Gene Johnson

I WAS AT my desk in the Press office on Friday, July 3, when most of the staff had the day off. A knock at the door caught my attention so I answered it to discover it was Cal Rolstad.

He came by with a subscription payment for the Quad Community Press which covers Lino Lakes, where he lives.

He has been following my column for years and he reminded me we did a story on his bricklaying career. He still has the clipping in a booklet that he carries with him.

Cal was born to a farm family in Yellow Medicine County 94 years ago and is proud to have 10 years up on me.

I asked him about his philosophy of life and he said, “Just be kind to people. Build friendships that way.” The encouragement gave me a boost for the day.

Cal’s wife died several years ago, but his children live nearby in Lino Lakes, which pleases him very much.

I CALLED MY publisher friend Charley Najacht following the president’s visit and speech at Mount Rushmore for the 244th birthday celebration of our nation on the third of July. He said it was a wonderful, peaceful celebration. He thought President Trump delivered a very serious and meaningful message. The fireworks did not cause fires. Neither did the chemicals (so far) from the fireworks pollute any of the waters in the area as opponents claimed it would. The EPA had given prior approval.

This is the first time a president had been there to celebrate Independence Day. It turned out to be a major kickoff for the tourist season which businesses were concerned about. Three other presidents have visited Mount Rushmore. They are George Bush, Sr., Bill Clinton and Barack Obama.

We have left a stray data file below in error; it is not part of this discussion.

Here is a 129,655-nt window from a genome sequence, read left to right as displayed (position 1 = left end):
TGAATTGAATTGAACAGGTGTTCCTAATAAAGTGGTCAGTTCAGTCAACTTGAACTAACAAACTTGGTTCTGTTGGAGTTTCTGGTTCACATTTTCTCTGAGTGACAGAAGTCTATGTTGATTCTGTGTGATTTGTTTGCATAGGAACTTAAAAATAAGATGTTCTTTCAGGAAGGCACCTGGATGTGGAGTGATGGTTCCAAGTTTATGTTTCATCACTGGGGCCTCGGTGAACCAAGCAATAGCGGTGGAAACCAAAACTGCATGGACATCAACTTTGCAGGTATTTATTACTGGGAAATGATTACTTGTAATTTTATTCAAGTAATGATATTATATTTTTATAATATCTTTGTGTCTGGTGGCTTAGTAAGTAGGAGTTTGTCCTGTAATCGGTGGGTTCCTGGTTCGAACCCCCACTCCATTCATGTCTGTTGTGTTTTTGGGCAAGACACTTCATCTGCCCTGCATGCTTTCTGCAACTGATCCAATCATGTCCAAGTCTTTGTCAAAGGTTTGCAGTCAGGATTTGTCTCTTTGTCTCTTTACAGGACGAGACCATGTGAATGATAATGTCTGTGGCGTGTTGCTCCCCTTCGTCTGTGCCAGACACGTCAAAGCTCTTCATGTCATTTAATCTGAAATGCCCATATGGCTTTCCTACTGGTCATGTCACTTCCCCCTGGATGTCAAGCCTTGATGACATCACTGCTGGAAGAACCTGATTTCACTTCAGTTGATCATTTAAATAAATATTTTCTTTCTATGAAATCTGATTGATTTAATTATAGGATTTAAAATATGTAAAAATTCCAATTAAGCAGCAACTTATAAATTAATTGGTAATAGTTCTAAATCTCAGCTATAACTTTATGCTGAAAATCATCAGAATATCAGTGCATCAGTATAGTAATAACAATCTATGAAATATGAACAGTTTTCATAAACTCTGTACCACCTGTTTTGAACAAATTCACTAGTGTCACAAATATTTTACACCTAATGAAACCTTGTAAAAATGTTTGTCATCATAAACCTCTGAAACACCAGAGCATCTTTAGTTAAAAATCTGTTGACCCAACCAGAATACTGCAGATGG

President Trump said, “There could be no better place to celebrate America’s independence than beneath this magnificent, incredible, majestic mountain and monument to the greatest Americans who ever lived.” He went on to say, “This monument will never be desecrated, these heroes will never be defaced, their legacy will never ever be destroyed, their achievements will never be forgotten and Mount Rushmore will stand forever as an eternal tribute to our forefathers and to our freedom.”

I agree with my publisher friend Charley that monuments and statues erected all over the country need similar protection from lawless vandals who seek to erase our nation’s history. Charley went on to say, “It was an inspiring speech. It had a nonpartisan message devoid of the usual political attacks on his opponents that are so prevalent in the rallies across the country.”

IF YOU ARE a small business and qualify for the Paycheck Protection Program and did not apply, you may be pleased to know the application period has been extended to August 8.

Our newspaper companies applied and learned that small community banks were the most helpful.

The bill does not allow businesses that received previous loans to apply for the second loan, but it may help those who did not apply because of confusion about the use of the funds.

If the funds are used properly, most of it is forgivable or becomes a loan at a very low interest rate.

So far the Small Business Administration has distributed more than $520 million in PPP loans.

It was mid-June before the SBA and the Department of the Treasury finally published clear guidance on forgiveness of loans for business owners who used them to make up for lost business income.

Gene Johnson can be contacted at